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accurate length shoulders?

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  • accurate length shoulders?

    Guys, Of course it's easy to set crosslide or top slide to the thousandth, but my old Sheldon lathe has no facility for accurate setting of Z. I don't have a DRO or a travadial, and I usually do it by presetting my micrometer stop to the fraction of an inch and butting up a 1", 2" or 3" gauge block to the carriage, then butt up the micrometer stop and tighten down.
    Is there a better way to cut a shoulder to, say, 3.565" length?

  • #2
    I have the same issue with my old Sheldon. I bought a cheap set of those cylindrical shop gauge blocks for this. Handy for other similar uses as well.

    They have a threaded hole in the middle so you can fasten them together into any size stack you need using setscrews. Then just use that the same way you do with your 1-2-3 blocks and a stop.
    Works great.

    The set I bought was about 30 bucks from Victor Machine Exchange, one of the VP advertisers. Available from lots of other places as well of course.

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    • #3
      I used to use adjustable parallels to set the carriage stop. Set them with a mike and use them as spacers. For longer work I would consider using a shaper gauge to an inside mike to set the stop.

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      • #4
        Originally posted by Illinoyance View Post
        I used to use adjustable parallels to set the carriage stop. Set them with a mike and use them as spacers. For longer work I would consider using a shaper gauge to an inside mike to set the stop.
        Make a short cut, measure the shoulder.

        Then use the compound to feed the remainder.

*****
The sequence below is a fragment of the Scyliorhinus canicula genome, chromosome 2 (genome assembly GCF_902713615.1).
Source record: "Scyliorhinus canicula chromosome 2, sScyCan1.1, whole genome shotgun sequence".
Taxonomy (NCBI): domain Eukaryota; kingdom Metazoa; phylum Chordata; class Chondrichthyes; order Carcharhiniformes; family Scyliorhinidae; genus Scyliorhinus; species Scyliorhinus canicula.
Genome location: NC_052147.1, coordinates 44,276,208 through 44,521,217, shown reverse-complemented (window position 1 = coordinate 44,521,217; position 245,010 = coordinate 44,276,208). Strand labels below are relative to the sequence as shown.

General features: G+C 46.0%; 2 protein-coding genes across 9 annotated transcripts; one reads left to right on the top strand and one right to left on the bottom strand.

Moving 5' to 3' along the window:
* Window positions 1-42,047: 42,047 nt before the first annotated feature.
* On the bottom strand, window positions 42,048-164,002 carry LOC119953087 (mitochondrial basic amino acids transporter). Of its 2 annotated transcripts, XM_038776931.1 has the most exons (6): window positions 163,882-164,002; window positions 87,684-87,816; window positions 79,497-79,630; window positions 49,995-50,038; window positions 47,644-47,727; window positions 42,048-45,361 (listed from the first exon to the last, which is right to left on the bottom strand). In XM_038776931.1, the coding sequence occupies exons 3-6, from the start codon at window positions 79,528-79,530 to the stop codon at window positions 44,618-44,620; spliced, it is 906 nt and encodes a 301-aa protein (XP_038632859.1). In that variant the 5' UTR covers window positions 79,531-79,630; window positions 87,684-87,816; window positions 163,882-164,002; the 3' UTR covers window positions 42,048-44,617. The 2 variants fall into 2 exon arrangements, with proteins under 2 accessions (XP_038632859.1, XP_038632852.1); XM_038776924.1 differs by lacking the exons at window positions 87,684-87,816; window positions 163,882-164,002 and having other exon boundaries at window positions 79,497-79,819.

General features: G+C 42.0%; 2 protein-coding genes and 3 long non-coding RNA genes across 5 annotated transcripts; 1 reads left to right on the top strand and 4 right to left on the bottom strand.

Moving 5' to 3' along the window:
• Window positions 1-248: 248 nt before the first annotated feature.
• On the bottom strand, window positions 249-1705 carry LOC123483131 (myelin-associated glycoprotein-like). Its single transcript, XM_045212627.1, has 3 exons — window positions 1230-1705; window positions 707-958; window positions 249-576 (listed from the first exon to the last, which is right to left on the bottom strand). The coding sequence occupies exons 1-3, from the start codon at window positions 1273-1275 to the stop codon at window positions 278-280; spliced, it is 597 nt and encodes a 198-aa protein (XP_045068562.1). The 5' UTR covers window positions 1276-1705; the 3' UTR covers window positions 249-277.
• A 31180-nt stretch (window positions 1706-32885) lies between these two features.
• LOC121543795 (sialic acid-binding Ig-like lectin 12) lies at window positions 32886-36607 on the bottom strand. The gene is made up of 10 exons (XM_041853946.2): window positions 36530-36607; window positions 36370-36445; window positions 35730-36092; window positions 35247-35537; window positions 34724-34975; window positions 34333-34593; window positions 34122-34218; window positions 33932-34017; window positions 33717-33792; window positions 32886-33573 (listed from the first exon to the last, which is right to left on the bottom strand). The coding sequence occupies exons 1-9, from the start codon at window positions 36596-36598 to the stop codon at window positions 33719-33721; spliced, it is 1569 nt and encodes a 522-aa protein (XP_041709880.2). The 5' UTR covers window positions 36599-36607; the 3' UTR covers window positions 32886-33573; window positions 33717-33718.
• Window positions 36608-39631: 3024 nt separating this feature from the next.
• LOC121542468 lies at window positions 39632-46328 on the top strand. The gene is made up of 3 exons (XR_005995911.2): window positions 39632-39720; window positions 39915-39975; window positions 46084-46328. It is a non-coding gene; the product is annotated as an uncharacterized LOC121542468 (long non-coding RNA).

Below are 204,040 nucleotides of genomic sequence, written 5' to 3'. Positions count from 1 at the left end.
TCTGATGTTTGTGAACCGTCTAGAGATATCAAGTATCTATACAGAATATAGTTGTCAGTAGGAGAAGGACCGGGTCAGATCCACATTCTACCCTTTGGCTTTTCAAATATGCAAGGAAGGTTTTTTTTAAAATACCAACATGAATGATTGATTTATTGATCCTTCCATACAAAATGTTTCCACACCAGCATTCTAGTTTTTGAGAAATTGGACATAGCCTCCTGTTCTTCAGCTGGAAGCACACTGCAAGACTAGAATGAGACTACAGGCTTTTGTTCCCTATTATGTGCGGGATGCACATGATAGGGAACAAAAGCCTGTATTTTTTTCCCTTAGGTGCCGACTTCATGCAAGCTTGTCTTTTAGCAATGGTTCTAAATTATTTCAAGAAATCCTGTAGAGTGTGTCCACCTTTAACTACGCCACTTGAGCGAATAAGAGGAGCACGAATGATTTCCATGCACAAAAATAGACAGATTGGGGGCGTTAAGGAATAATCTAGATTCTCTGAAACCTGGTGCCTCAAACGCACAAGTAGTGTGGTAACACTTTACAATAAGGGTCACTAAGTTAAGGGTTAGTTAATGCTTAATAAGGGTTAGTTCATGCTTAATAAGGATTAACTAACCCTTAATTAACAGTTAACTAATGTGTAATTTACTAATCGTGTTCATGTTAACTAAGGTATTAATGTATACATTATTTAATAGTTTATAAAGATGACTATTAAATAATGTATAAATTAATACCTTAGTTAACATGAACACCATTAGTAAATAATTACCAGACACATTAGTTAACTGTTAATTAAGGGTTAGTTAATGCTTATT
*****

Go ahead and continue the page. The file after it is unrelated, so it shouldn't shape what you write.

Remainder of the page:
OR

        Cut the end, set the carriage stop using an internal bore telescoping gauge.

        Or.....

        Is it one or several?

        Four inches is a hike if you want to be precise under power feed.
        Level of precision comes to play as well.

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        • #5
          I do the same as you guys, carriage stop and block, adjustable parallel, small hole gauges. For an earlier lathe I made a graduate hand wheel for the leadscrew, like a myford, its was semi-useful but barely worth the effort. The other nice thing to have are stops for the spindle and for collets, makes getting things to length on multiple pieces so much easier.
          in Toronto Ontario - where are you?

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          • #6
            Recently ive taken to using the Abom method of a mag-back dial indicator stuck to the lathe bed. Makes a pretty good poor mans DRO. Butt the indicator up against the carriage, move the carriage the distance you want the shoulder to be, reposition the indicator to serve as a 0, then run the cut until it hits the 0. For anything longer than the 1" travel of my indicator, say 2.5", ill move the carriage in .75" increments before repositioning the indicator, i.e bring the indicator in contact, move the carriage .75" in, lock the carriage and reposition the indicator to 0, move another .75", so on and so forth.

            Works alright for me, if a bit tedious. A longer travel indicator would come in handy from time to time, but before i did that id just as soon hook up a single axis digital scale